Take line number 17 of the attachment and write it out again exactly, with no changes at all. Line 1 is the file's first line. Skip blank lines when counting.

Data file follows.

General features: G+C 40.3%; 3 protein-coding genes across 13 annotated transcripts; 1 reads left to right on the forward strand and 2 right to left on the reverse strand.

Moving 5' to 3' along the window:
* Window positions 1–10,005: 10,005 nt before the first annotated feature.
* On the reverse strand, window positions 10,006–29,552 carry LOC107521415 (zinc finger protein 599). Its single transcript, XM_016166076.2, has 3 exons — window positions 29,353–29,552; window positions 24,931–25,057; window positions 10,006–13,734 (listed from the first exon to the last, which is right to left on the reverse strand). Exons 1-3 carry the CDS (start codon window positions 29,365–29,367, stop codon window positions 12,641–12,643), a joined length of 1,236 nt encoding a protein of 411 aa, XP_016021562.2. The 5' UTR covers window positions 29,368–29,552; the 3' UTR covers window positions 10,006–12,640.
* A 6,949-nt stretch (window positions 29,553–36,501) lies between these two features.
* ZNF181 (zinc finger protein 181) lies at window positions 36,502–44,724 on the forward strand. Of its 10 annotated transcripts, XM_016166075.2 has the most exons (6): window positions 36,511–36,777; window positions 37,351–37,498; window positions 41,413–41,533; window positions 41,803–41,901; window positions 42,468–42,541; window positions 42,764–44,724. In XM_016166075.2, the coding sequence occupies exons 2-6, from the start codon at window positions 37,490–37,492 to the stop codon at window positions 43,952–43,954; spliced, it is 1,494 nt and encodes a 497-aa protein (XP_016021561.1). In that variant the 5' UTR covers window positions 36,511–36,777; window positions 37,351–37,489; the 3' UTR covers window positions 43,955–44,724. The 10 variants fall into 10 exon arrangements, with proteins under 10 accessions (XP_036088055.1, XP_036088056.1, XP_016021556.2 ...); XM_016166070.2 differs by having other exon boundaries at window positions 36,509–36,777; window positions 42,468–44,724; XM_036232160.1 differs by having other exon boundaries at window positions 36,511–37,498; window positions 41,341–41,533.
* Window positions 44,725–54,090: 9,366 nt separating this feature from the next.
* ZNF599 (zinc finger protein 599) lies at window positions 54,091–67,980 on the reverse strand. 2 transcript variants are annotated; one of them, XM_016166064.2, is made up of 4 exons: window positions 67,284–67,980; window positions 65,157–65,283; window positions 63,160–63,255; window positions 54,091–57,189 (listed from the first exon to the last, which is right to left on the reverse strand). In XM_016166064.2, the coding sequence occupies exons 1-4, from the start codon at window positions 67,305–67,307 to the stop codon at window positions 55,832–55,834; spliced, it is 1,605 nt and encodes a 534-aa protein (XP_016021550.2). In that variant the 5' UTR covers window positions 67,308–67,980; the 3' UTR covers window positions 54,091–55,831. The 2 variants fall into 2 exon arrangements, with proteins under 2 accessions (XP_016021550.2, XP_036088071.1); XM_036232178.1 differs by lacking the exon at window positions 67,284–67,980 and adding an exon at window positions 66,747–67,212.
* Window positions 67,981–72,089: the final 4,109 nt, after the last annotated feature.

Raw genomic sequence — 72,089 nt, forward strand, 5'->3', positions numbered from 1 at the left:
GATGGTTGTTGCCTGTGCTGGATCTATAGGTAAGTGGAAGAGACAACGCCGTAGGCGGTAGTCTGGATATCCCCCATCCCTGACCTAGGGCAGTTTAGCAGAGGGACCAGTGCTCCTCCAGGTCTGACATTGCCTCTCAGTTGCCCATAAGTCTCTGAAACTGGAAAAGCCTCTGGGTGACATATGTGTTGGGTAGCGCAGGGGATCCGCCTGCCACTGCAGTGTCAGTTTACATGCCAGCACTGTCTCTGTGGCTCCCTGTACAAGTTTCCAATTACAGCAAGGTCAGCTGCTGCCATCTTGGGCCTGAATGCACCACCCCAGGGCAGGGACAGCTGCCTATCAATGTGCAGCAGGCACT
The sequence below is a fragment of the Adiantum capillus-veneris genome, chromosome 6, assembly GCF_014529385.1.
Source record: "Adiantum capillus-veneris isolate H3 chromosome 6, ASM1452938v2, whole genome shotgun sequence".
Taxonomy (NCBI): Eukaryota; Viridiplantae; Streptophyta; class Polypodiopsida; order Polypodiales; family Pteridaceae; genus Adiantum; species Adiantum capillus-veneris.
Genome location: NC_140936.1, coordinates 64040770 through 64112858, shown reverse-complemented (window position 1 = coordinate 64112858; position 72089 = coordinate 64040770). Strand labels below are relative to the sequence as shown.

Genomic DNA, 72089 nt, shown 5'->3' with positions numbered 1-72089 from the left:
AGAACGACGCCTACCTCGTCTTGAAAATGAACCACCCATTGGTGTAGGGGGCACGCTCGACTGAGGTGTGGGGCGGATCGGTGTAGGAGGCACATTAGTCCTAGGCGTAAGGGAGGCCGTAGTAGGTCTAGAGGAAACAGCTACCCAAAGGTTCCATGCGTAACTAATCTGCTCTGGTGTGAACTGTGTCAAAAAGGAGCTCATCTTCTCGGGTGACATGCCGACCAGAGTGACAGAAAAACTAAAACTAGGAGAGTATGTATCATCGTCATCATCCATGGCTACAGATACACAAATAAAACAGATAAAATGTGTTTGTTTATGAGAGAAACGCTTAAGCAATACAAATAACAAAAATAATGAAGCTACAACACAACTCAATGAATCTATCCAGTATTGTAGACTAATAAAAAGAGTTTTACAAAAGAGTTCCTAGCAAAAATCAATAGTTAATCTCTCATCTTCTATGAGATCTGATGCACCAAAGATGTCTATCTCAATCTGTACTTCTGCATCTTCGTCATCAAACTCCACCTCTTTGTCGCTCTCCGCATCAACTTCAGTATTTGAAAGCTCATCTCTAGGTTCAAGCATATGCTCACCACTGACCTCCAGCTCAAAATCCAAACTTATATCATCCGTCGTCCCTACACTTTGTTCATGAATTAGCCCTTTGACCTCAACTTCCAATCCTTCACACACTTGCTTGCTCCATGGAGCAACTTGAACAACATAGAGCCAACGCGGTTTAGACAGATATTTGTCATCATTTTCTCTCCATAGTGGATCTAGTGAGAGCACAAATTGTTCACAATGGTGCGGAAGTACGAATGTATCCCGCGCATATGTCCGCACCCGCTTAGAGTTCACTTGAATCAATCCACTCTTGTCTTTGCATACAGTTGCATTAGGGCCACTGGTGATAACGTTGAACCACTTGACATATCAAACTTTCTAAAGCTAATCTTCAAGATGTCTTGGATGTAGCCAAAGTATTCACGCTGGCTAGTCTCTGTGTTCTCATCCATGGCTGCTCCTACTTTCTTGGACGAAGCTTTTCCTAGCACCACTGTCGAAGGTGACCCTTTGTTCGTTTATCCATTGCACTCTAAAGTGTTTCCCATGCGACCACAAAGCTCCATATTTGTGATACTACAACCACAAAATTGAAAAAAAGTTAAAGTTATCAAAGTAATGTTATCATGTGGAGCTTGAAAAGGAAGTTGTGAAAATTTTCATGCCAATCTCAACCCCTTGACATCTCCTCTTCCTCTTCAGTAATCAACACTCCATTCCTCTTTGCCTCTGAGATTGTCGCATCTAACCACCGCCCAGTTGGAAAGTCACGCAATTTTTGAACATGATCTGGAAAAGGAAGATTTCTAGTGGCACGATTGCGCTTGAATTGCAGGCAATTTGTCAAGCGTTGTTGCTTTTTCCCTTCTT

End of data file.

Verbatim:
AGAACGACGCCTACCTCGTCTTGAAAATGAACCACCCATTGGTGTAGGGGGCACGCTCGACTGAGGTGTGGGGCGGATCGGTGTAGGAGGCACATTAGTCCTAGGCGTAAGGGAGGCCGTAGTAGGTCTAGAGGAAACAGCTACCCAAAGGTTCCATGCGTAACTAATCTGCTCTGGTGTGAACTGTGTCAAAAAGGAGCTCATCTTCTCGGGTGACATGCCGACCAGAGTGACAGAAAAACTAAAACTAGGAGAGTATGTATCATCGTCATCATCCATGGCTACAGATACACAAATAAAACAGATAAAATGTGTTTGTTTATGAGAGAAACGCTTAAGCAATACAAATAACAAAAATAATGAAGCTACAACACAACTCAATGAATCTATCCAGTATTGTAGACTAATAAAAAGAGTTTTACAAAAGAGTTCCTAGCAAAAATCAATAGTTAATCTCTCATCTTCTATGAGATCTGATGCACCAAAGATGTCTATCTCAATCTGTACTTCTGCATCTTCGTCATCAAACTCCACCTCTTTGTCGCTCTCCGCATCAACTTCAGTATTTGAAAGCTCATCTCTAGGTTCAAGCATATGCTCACCACTGACCTCCAGCTCAAAATCCAAACTTATATCATCCGTCGTCCCTACACTTTGTTCATGAATTAGCCCTTTGACCTCAACTTCCAATCCTTCACACACTTGCTTGCTCCATGGAGCAACTTGAACAACATAGAGCCAACGCGGTTTAGACAGATATTTGTCATCATTTTCTCTCCATAGTGGATCTAGTGAGAGCACAAATTGTTCACAATGGTGCGGAAGTACGAATGTATCCCGCGCATATGTCCGCACCCGCTTAGAGTTCACTTGAATCAATCCACTCTTGTCTTTGCATACAGTTGCATTAGGGCCACTGGTGATAACGTTGAACCACTTGACATATCAAACTTTCTAAAGCTAATCTTCAAGATGTCTTGGATGTAGCCAAAGTATTCACGCTGGCTAGTCTCTGTGTTCTCATCCATGGCTGCTCCTACTTTCTTGGACGAAGCTTTTCCTAGCACCACTGTCGAAGGTGACCCTTTGTTCGTTTATCCATTGCACTCTAAAGTGTTTCCCATGCGACCACAAAGCTCCATATTTGTGATACTACAACCACAAAATTGAAAAAAAGTTAAAGTTATCAAAGTAATGTTATCATGTGGAGCTTGAAAAGGAAGTTGTGAAAATTTTCATGCCAATCTCAACCCCTTGACATCTCCTCTTCCTCTTCAGTAATCAACACTCCATTCCTCTTTGCCTCTGAGATTGTCGCATCTAACCACCGCCCAGTTGGAAAGTCACGCAATTTTTGAACATGATCTGGAAAAGGAAGATTTCTAGTGGCACGATTGCGCTTGAATTGCAGGCAATTTGTCAAGCGTTGTTGCTTTTTCCCTTCTT